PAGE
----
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Chapter 6

Financial Statement
Analysis

Objectives of Financial
Statement Analysis
Understand reported financial data
Better manage a business
Provide a base for rational decision
making (though the major focus of
separate analyses and types of decision
under consideration will vary)
Make a reasonable assessment of
future financial condition based on
present and past financial conditions and
on best available estimate of future
economic occurrences

Objectives of Financial
Statement Analysis
Why not accept prepared financial
statements at face value?
Prepared financial statements require
some analysis as first step toward
extracting information from presented
data.
Decisions made on basis of financial
analysis are important and accepting
presented financial data at face value is
poor policy.

Ratio Analysis
Ratio analysis: financial ratios are used to
develop a set of statistics that reveal key
financial characteristics of a company
Ratios are compared with industry standards.

Some industry standards can be obtained through


commercial services (i.e. Dun and Bradstreet, Robert Morris
Associates) or through industry trade services.
Analysts may have to develop their own standards by
calculating average ratios for leading companies in same
industry.

Ratios are used to analyze the trend over


time for a particular company.

Track key ratios through previous one or two economic


recessions to determine companys financial strength
during periods of economic adversity

Ratio Analysis
Four major categories of key financial ratios:
1. Profitability: bottom-line ratios designed to
measure earning power and profitability record of
company
2. Liquidity: ratios designed to measure ability of
firm to meet its short-term liabilities as they come
due
3. Operating efficiency: measures of efficiency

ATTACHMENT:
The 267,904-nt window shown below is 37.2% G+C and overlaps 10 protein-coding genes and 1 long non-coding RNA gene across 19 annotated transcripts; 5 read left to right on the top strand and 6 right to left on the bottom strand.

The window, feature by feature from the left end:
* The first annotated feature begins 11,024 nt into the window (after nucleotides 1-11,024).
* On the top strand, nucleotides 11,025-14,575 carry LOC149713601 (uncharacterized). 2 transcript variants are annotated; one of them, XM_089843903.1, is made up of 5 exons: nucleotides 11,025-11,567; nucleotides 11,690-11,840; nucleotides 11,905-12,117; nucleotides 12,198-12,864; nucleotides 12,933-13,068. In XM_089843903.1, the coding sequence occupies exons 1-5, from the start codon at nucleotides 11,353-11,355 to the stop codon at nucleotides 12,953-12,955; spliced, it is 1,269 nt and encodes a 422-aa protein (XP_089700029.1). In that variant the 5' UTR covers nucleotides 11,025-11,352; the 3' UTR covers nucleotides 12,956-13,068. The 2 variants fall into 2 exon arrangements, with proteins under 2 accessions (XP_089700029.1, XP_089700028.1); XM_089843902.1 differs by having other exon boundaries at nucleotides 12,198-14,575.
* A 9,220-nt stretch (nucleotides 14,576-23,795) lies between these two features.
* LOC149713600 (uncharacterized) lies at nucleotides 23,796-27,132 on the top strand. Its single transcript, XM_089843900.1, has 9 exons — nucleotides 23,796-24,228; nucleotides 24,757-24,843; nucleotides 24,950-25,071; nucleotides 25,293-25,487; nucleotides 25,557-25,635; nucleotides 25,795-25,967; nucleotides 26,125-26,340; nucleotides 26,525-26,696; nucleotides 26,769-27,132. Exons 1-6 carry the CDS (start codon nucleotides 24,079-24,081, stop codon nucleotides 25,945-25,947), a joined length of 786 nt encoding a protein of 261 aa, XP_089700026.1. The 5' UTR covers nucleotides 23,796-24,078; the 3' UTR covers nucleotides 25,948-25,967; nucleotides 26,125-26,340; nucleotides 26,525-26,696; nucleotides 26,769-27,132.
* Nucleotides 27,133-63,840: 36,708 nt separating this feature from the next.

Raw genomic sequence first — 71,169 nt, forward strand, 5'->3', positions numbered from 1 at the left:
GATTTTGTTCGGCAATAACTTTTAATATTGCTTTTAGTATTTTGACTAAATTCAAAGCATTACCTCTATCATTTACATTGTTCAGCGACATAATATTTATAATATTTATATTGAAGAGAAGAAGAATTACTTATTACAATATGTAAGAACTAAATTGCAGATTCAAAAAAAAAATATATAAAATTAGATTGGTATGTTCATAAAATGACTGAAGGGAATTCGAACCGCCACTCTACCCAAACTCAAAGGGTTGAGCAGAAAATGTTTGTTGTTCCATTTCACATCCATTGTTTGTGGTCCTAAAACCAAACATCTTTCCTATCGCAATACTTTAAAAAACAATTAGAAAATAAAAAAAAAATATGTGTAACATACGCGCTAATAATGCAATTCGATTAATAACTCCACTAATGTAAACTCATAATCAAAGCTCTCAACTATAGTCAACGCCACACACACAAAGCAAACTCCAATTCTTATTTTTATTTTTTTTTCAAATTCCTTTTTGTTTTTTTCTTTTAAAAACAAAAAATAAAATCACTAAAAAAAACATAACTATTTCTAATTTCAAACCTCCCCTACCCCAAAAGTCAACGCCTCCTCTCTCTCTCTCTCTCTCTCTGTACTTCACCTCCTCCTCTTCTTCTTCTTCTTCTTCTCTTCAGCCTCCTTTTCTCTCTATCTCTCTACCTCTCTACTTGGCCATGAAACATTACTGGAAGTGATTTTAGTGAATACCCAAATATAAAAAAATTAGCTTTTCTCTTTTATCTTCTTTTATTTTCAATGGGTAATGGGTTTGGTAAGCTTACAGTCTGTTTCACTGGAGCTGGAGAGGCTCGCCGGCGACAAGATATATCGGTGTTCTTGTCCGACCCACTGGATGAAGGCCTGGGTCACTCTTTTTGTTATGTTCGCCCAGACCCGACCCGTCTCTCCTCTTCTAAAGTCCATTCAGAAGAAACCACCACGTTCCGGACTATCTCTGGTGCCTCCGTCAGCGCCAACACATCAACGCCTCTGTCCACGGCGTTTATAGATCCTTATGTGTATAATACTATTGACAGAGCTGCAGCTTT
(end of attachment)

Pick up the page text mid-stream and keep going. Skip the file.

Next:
with which corporate resources are employed to
earn profit
4. Capital structure (leverage): measures of
extent to which debt financing is employed by
company

Ratio Analysis
1. Profitability:
1. Return on sales (ROS)
2. Return on assets (ROA)
3. Return on equity (ROE)

Ratio Analysis
1. Profitability
1. Return on sales (ROS or net margin)
ROS = Earnings after tax
Net sales
Net sales: dollar volume of sales less any
returns, allowances, and cash discounts

Ratio Analysis
1. Profitability
2.

Return on assets (ROA or return on


total assets (ROTA) or return on
investment (ROI)):
ROA = Earnings after tax
Total assets

Ratio Analysis
1. Profitability
3. Return on equity (ROE):

Measures owners invested capital

Earnings after tax


Stockholders
Stockholders equity:
determinedequity
by deducting
ROE =

total liabilities and intangible assets from total assets

Excludes effect of any intangible assets (i.e. goodwill,


trademarks)

ROE of at least 15% is a reasonable objective to


provide adequate dividends and to fund future
growth.

Ratio Analysis
2. Liquidity:
1.
2.
3.
4.

Current ratio
Quick ratio
Average collection period
Days sales in inventory

Ratio Analysis
2. Liquidity
1. Current ratio:

Current ratio =

Current assets
Current liabilities

Current assets: cash, marketable securities,


accounts receivable, and inventories
Current liabilities: accounts payable, current
notes payable, and currently due portion of
any long-term debt

Ratio Analysis
2. Liquidity
2. Quick ratio (acid test):
Quick ratio =

Cash + Marketable securities + Accounts receivable


Current liabilities

For bankers and other lenders, ratio should


be at least 1 to 1.
Quick assets (current assets net of
inventories): assets that can be quickly
converted to cash

Ratio Analysis
2. Liquidity
3. Average collection period: measures
the speed with which receivables are
turned into cash

should not exceed net maturity indicated


by firms selling terms
by more than 10-15
Net
sales
Average
days daily sales = 365 days

Average collection period = Accounts receivable


Average daily sales

Ratio Analysis
2. Liquidity
4. Days sales in inventory:

Inventory
Days sales in inventory =
Average daily sales

Net sales used in numerator, which represents cost


of goods sold plus gross profit margin
Not a good measure of physical turnover
Provides important benchmark against which to
compare ratio of sales dollars to inventory stocks of
one business to that of another and how efficiently
management is using its inventory resources to
support sales

Ratio Analysis
3. Operating efficiency ratios:
measure the relationship between
annual sales and investments in
various classes of asset accounts
1. Cost of goods sold to inventory
2. Sales to total assets
3. Sales to working capital

Ratio Analysis
3. Operating efficiency ratios
1. Cost of goods sold to inventory:
provides estimate of physical turnover
Cost ofrates
sales to inventory = Cost of goods sold